English | Vietnamese

My Mom and Buddhism

A TALK GIVEN BY THIEN NGUYEN ON SEPTEMBER 19, 2007 IN THE BUDDHAHALL AT THE CITY OF TEN THOUSAND BUDDHAS

Vajra Bodhi Sea issue 450 November, 2007  (p. 31 - 34) 

 

 

Since we just finished the Earth Store Bodhisattva session, tonight I thought it would be a good idea to talk about my 1st teacher and greatest Buddhist influence. I would like to talk to you about my mom and also about Buddhism and my experience being here at the City of Ten Thousand Buddhas. This talk is especially for the children and young people in the Assembly.

I am the oldest of 3 children: I have a brother and a sister. The 3 of us are very blessed to have such a great mom. My mom is very compassionate and she is very devoted to Buddhism. Growing up she was our biggest role model and teacher. She did many kind and generous things for many people, including her 3 children and husband. This had a deep impact on me growing up.

It was my Mom who took me here about 11 years ago when I was still in high school. Our visit was during a Gwan Yin session and about the only things I remembered from that weekend were the beautiful chanting, the rigorous schedule, and the delicious food. However, for most of my life before and after that visit, although I called myself a Buddhist, I didn't deeply understand the teachings or how to actually practice.

When I'm not here, I live in the Bay Area, and have been living there for the past 6 years. I consider Oakland my home where I have a community of good friends. A few years ago, at the end of 2005, one of our friends committed suicide. It was a shock to our entire community, and the loss was very difficult for my friends and I. Our friend was a kind, cheerful, wonderful person who must have been suffering greatly, but nobody knew because he kept in hidden from everyone. So we also suffered greatly after he passed, and we didn't know how to overcome our suffering in skillful ways. Many of us became depressed, socially withdrawn, and drinking alcohol heavily. This event was a painful reminder of the 1st Noble Truth of Suffering. My friend was still young: He was barely past 30 years old.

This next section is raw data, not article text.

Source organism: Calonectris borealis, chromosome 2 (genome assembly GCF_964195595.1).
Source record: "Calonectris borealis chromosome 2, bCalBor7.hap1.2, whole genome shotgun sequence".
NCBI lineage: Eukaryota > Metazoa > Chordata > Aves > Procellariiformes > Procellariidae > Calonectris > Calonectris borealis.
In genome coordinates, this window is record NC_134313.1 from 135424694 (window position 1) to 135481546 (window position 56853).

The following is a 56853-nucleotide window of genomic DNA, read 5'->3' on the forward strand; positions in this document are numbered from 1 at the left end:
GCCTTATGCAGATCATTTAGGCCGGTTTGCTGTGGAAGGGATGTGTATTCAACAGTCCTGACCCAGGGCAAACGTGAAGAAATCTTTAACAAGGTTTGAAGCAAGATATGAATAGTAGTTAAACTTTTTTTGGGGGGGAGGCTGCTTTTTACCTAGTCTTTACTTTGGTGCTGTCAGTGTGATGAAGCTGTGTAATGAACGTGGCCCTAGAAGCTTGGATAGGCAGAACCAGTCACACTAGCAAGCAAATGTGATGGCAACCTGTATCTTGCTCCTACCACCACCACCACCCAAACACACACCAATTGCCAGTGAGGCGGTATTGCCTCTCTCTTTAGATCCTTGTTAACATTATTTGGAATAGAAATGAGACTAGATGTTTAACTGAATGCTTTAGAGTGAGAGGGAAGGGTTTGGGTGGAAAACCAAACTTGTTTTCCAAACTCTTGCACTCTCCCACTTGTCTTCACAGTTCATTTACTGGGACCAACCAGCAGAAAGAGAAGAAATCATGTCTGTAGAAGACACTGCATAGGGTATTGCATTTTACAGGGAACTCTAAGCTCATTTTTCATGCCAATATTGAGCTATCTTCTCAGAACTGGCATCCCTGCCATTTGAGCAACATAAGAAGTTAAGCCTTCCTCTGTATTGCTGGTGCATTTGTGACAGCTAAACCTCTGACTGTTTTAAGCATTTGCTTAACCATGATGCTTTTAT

It was at this point that I knew I had to take some time off and dedicate myself to my Buddhist practice, so I could try to help myself, my friends and family, and all living beings overcome life's suffering and sorrow. I knew there was a better way to live life, a path to liberation, and because of my mom's influence, I had faith that this way and this path was the Triple Jewel: The Buddha, the Dharma, and the Sangha.

I was fortunate enough to spend 3 weeks here last summer, and I had such a great experience I knew I had to come back and stay for a longer period of time so that I could deepen my practice and understanding of the Dharma. So I made the decision to come back this summer. My Mom wasn't very happy about this idea. Not at all. She's Buddhist but she's also very practical, demanding, hard to please. AND she's a MOM. She wants me to build a career and make some money. She also had concerns about my health. Of course I was surprised at her lack of support, since she was the one who had inspired me to cultivate in the first place.

But I was determined to come here, so after quitting my job, saying goodbye to my friends and girlfriend, and moving out of my apartment, I came back here in July. Looking back on this decision, I believe that I wasn't going against what my Mom asked me to do, but rather I believe I was reminding her of what she has asked me to do my whole life: to cultivate.

Being here has been a life-changing experience. I've learned so much about Buddhism and about life, have had the opportunity to cultivate in a supportive environment, and I've met many good people and made some great Dharma friends. I have been humbled and challenged in many ways. I constantly deal with exhaustion, health problems, false thinking. My greed, hatred, and delusion are constantly coming up. Some nights I go to bed aching and sore from working on the farm. So being here, you really begin to understand the meaning of "bitter practice, sweet mind."

But after a while the practice can actually become more sweet than bitter. Buddhist practice for me is centered around the cultivation of 2 main things: wisdom and compassion.

Before I continue I would like to ask the Assembly to answer a riddle. It is based on a story that is not based on Buddhist tradition, but is a story that I think Buddhists can appreciate:

Once there was a wise but very greedy god that discovered the secret to happiness and liberation. He didn't want to share this secret with anybody, especially humans, so he decided to hide this secret somewhere in the universe where human beings would never ever even think about looking. So does anyone know where he hid the secret of happiness and liberation?

The answer is the mind.